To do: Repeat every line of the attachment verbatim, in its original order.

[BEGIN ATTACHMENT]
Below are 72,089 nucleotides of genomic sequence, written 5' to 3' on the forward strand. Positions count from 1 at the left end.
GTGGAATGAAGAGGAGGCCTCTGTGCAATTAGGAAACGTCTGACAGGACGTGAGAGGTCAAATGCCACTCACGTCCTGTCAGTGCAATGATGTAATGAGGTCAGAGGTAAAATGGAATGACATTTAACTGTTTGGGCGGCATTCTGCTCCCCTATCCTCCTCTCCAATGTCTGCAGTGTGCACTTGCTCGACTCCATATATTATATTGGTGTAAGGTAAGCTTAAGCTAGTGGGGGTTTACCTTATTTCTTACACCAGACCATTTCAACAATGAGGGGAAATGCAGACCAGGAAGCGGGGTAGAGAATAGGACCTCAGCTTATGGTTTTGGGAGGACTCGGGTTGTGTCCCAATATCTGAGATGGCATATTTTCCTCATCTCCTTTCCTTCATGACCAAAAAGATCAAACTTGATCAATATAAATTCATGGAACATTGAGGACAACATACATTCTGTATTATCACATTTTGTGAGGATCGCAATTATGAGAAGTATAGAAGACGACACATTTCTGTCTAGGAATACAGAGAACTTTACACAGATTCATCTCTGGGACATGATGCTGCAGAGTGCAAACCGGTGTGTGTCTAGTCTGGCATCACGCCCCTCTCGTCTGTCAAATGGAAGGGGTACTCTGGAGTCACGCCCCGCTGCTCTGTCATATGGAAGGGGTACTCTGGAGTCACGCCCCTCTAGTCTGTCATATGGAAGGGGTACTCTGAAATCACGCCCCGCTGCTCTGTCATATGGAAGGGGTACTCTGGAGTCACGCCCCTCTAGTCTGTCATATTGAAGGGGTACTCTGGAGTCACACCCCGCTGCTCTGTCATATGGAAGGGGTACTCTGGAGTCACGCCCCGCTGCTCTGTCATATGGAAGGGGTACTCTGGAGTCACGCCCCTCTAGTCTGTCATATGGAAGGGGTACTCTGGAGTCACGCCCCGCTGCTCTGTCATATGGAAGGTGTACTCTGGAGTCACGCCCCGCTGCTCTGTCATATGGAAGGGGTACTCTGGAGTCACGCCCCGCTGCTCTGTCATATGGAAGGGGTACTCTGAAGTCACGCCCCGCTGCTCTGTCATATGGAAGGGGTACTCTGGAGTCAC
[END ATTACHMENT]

Below are 72,089 nucleotides of genomic sequence, written 5' to 3' on the forward strand. Positions count from 1 at the left end.
GTGGAATGAAGAGGAGGCCTCTGTGCAATTAGGAAACGTCTGACAGGACGTGAGAGGTCAAATGCCACTCACGTCCTGTCAGTGCAATGATGTAATGAGGTCAGAGGTAAAATGGAATGACATTTAACTGTTTGGGCGGCATTCTGCTCCCCTATCCTCCTCTCCAATGTCTGCAGTGTGCACTTGCTCGACTCCATATATTATATTGGTGTAAGGTAAGCTTAAGCTAGTGGGGGTTTACCTTATTTCTTACACCAGACCATTTCAACAATGAGGGGAAATGCAGACCAGGAAGCGGGGTAGAGAATAGGACCTCAGCTTATGGTTTTGGGAGGACTCGGGTTGTGTCCCAATATCTGAGATGGCATATTTTCCTCATCTCCTTTCCTTCATGACCAAAAAGATCAAACTTGATCAATATAAATTCATGGAACATTGAGGACAACATACATTCTGTATTATCACATTTTGTGAGGATCGCAATTATGAGAAGTATAGAAGACGACACATTTCTGTCTAGGAATACAGAGAACTTTACACAGATTCATCTCTGGGACATGATGCTGCAGAGTGCAAACCGGTGTGTGTCTAGTCTGGCATCACGCCCCTCTCGTCTGTCAAATGGAAGGGGTACTCTGGAGTCACGCCCCGCTGCTCTGTCATATGGAAGGGGTACTCTGGAGTCACGCCCCTCTAGTCTGTCATATGGAAGGGGTACTCTGAAATCACGCCCCGCTGCTCTGTCATATGGAAGGGGTACTCTGGAGTCACGCCCCTCTAGTCTGTCATATTGAAGGGGTACTCTGGAGTCACACCCCGCTGCTCTGTCATATGGAAGGGGTACTCTGGAGTCACGCCCCGCTGCTCTGTCATATGGAAGGGGTACTCTGGAGTCACGCCCCTCTAGTCTGTCATATGGAAGGGGTACTCTGGAGTCACGCCCCGCTGCTCTGTCATATGGAAGGTGTACTCTGGAGTCACGCCCCGCTGCTCTGTCATATGGAAGGGGTACTCTGGAGTCACGCCCCGCTGCTCTGTCATATGGAAGGGGTACTCTGAAGTCACGCCCCGCTGCTCTGTCATATGGAAGGGGTACTCTGGAGTCAC